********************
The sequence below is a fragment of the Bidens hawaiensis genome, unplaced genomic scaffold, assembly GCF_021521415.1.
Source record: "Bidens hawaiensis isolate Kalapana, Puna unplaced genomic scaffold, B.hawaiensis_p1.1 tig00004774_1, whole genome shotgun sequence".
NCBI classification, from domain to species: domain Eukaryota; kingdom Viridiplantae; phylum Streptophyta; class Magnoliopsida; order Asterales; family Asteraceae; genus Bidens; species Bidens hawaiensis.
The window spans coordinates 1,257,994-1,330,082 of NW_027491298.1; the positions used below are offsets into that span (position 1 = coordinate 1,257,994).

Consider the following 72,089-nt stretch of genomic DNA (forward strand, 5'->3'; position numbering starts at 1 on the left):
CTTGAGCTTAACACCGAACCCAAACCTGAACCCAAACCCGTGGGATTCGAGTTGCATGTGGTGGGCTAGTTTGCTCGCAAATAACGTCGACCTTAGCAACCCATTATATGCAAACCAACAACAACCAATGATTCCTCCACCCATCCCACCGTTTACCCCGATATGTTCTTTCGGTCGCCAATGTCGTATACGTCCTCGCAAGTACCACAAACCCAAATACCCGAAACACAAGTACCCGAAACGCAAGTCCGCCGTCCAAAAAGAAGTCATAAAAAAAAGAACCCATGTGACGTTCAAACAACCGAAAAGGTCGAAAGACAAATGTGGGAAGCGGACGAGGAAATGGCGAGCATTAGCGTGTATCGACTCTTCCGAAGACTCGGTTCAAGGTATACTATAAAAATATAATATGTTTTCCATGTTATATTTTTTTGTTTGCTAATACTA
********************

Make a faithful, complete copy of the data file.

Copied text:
The sequence below is a fragment of the Bidens hawaiensis genome, unplaced genomic scaffold, assembly GCF_021521415.1.
Source record: "Bidens hawaiensis isolate Kalapana, Puna unplaced genomic scaffold, B.hawaiensis_p1.1 tig00004774_1, whole genome shotgun sequence".
NCBI classification, from domain to species: domain Eukaryota; kingdom Viridiplantae; phylum Streptophyta; class Magnoliopsida; order Asterales; family Asteraceae; genus Bidens; species Bidens hawaiensis.
The window spans coordinates 1,257,994-1,330,082 of NW_027491298.1; the positions used below are offsets into that span (position 1 = coordinate 1,257,994).

Consider the following 72,089-nt stretch of genomic DNA (forward strand, 5'->3'; position numbering starts at 1 on the left):
CTTGAGCTTAACACCGAACCCAAACCTGAACCCAAACCCGTGGGATTCGAGTTGCATGTGGTGGGCTAGTTTGCTCGCAAATAACGTCGACCTTAGCAACCCATTATATGCAAACCAACAACAACCAATGATTCCTCCACCCATCCCACCGTTTACCCCGATATGTTCTTTCGGTCGCCAATGTCGTATACGTCCTCGCAAGTACCACAAACCCAAATACCCGAAACACAAGTACCCGAAACGCAAGTCCGCCGTCCAAAAAGAAGTCATAAAAAAAAGAACCCATGTGACGTTCAAACAACCGAAAAGGTCGAAAGACAAATGTGGGAAGCGGACGAGGAAATGGCGAGCATTAGCGTGTATCGACTCTTCCGAAGACTCGGTTCAAGGTATACTATAAAAATATAATATGTTTTCCATGTTATATTTTTTTGTTTGCTAATACTA